According to police, 30 statues were stolen in 2011, 62 in 2012 and 65 in 2013. Nearly two dozen thefts took place last year and a dozen so far this year. Several precious statues of Hindu deities have been missing from temples and ashrams, a police official said. The thefts have been reported from Gaya, Bhagalpur, Kishanganj, Vaishali, Begusarai, Saran, Samastipur, Jamui, Nalanda, Rohtas, Sitamarhi and Patna districts. Except in a few cases, police have been unable to recover the stolen statues.

Most of the stolen statues were "ashtadhatu" -- an alloy of gold, silver, copper, zinc, lead, tin, iron and mercury besides rare marble, brass and other metals. An official of the Bihar archaeology department said ancient statues made of "ashtadhatu" were in great demand in the international market.

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No Caste to Answer - Analysing the UK's New Caste Legislation

Posted on 2015/12/4 19:57:15 ( 761 reads )

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UNITED KINGDOM, October 21, 2015 (editorial by Dr. Prakash Shah): The caste system is one of the most prevalent and powerful markers of Indian culture and society. It is most closely associated with Hinduism and seen as hierarchical and oppressive, particularly for those who are at the bottom of the system. This is a stereotype, founded on Christian theological polemic that saw Indian religion as false, a view that has strongly influenced subsequent debates and scholarship on caste. I contend in my new book "Against Caste in British Law" that we should not be enacting legislation on such a basis.

On the assumption that a caste system exists in the UK's Indian diaspora, parliament justified the insertion of a provision against caste discrimination in the Equality Act 2010. While that merely gave a power to the Minister to implement the provision, an amendment to the Act made in 2013 made implementation obligatory.

I began researching the caste provision in 2013, as part of the Coalition for Dialogue and the Anti-Caste Legislation Committee, which brought together a large number of Indian community organisations. It quickly became clear that community spokespersons had no real way of arguing against the provision. They were handicapped by the fact that if they resisted it they would be branded as complicit in caste discrimination - as has been alleged by parliamentarians backing the law - or practitioners of a form of apartheid.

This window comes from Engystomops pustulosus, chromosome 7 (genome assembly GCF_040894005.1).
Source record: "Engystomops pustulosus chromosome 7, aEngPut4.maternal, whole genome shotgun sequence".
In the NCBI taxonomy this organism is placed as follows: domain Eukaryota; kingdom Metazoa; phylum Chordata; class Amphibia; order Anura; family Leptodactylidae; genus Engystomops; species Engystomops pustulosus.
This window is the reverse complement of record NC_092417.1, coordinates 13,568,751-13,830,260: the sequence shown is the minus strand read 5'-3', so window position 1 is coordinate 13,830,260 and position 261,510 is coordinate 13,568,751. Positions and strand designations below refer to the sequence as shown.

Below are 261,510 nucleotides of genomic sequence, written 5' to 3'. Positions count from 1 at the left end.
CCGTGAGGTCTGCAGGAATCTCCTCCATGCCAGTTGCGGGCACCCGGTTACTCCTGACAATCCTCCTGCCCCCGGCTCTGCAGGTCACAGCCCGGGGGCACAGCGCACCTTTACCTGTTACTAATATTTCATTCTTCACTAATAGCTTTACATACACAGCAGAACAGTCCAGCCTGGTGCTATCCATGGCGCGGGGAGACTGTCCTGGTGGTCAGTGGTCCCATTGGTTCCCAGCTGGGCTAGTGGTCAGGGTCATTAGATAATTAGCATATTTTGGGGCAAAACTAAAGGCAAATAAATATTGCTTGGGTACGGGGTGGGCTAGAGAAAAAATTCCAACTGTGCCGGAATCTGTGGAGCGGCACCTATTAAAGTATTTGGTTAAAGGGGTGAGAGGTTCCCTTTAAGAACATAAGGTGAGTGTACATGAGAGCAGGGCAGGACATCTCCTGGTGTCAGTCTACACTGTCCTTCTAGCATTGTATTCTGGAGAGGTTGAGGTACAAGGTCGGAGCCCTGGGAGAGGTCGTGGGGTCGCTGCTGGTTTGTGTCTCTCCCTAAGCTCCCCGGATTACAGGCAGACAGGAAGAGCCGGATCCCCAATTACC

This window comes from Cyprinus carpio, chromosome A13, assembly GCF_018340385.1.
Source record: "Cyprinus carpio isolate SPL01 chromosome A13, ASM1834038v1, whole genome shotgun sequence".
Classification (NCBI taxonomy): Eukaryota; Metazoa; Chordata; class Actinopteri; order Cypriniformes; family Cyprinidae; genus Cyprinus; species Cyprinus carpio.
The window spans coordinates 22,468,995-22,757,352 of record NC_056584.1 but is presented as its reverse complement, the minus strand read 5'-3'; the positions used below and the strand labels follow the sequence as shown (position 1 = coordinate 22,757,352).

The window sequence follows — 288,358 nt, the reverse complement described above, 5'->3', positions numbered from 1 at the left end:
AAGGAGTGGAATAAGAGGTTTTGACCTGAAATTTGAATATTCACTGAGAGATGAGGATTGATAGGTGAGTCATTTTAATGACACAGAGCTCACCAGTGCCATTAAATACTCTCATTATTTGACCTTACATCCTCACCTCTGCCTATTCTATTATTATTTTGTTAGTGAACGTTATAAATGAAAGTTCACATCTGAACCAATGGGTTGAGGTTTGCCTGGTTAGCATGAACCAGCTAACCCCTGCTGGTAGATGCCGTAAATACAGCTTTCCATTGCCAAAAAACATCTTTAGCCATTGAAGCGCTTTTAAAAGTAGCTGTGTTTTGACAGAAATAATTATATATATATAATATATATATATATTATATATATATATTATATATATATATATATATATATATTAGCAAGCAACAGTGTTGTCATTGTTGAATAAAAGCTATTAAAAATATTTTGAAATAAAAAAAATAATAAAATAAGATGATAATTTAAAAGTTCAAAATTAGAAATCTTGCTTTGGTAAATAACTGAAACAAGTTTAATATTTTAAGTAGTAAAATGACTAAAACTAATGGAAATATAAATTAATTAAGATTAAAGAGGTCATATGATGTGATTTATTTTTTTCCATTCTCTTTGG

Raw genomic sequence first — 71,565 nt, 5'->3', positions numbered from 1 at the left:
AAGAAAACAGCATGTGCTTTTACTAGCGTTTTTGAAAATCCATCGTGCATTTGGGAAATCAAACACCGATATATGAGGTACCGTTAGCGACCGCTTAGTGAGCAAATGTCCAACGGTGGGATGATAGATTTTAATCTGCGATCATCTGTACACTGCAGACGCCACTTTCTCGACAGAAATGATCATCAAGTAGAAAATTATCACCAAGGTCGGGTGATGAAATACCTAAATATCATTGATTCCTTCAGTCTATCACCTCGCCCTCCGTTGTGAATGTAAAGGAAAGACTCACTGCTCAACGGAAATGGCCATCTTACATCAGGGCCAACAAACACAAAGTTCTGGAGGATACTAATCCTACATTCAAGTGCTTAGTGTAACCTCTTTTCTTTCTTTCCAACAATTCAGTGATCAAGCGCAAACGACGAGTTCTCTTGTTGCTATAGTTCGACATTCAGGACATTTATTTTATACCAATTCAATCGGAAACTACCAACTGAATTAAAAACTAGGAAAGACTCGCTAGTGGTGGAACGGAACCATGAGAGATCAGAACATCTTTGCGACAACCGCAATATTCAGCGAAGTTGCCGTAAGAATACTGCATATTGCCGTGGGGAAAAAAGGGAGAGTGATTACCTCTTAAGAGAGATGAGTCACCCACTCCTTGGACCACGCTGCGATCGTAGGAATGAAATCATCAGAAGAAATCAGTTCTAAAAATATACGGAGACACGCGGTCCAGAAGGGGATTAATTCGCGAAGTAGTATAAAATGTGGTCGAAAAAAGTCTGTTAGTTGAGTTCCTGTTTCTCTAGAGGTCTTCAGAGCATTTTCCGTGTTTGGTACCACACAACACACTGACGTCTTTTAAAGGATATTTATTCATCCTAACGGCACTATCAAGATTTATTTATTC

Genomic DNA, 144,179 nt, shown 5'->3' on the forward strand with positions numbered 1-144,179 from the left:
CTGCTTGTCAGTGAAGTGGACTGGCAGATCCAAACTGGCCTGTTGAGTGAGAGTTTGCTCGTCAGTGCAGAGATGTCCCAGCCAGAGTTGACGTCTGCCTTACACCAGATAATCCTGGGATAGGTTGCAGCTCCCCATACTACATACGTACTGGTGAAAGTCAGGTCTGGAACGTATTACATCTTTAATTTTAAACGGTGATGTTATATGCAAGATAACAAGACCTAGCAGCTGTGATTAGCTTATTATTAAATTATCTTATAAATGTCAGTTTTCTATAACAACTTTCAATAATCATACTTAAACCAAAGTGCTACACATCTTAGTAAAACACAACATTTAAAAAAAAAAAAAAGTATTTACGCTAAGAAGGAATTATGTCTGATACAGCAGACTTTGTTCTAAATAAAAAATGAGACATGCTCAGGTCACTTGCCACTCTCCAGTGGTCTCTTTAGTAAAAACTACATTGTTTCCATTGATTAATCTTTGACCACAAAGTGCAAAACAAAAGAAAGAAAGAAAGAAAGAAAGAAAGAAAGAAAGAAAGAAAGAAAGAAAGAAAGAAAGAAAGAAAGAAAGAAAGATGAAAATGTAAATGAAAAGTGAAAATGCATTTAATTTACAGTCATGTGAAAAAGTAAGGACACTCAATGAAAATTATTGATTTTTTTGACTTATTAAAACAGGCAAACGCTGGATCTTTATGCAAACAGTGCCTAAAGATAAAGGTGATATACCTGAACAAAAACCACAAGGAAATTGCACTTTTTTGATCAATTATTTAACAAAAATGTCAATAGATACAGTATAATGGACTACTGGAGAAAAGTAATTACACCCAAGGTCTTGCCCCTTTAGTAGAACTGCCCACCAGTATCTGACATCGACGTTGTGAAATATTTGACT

Dr. Shaw presents his case against the legislation at "source" above.

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Daily Inspiration

Posted on 2015/12/4 19:57:05 ( 670 reads )

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Many people are afraid of silence. They have to be doing something all the time. Many people also are afraid of being alone. But actually no one ever is alone. He's always with his great divine Self. Every person has a great, divine Self within him, an absolutely perfect, shining, sublime being of light. The voice of this being is a loud silence. The voice of your soul is a loud silence. Many people have said that the voice of God is a deep, profound silence.
-- Satguru Sivaya Subramuniyaswami (1927-2001), founder of Hinduism Today

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Early Release for Prisoners who Pass Yoga test at Indian Jail

Posted on 2015/12/1 18:01:24 ( 1144 reads )

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PUNE, INDIA , December 1, 2015 (by Andrew Marszal, Telegraph News):An Indian jail is to release prisoners early if they earn top marks in yoga exams at the end of a course. The scheme involves inmates at the Yerwada Central Jail in Pune, where Mahatma Gandhi was twice imprisoned, and prisoners will be eligible for release three months early as an incentive to do well. "Yoga has been proved scientifically to improve the mental and physical condition," said Bhushankumar Upadhyay, the prison director responsible for the programme. "It improves our overall behaviour and calms down our violent tendencies." "Remission has been given by the government for good conduct. So as an incentive we are going to give remission to those who excel at yoga."

Inmates who began the new program will sit a practical and a written exam after six months. Dr Upadhyay, 51, said he hopes the scheme, in which around 1,500 prisoners will initially participate, could spread across India and even to other countries. Inmates taking the course will also be encouraged to teach yoga to their fellow prisoners at other jails around Maharashtra state. According to the Sahayog Trust, which devised the year-long course, upon completing their studies, two-thirds of inmates believed their former activities were wrong and wished to ask for forgiveness from their victims' families. Officials also claimed the number of violent incidents within the prison dropped as a result of the course.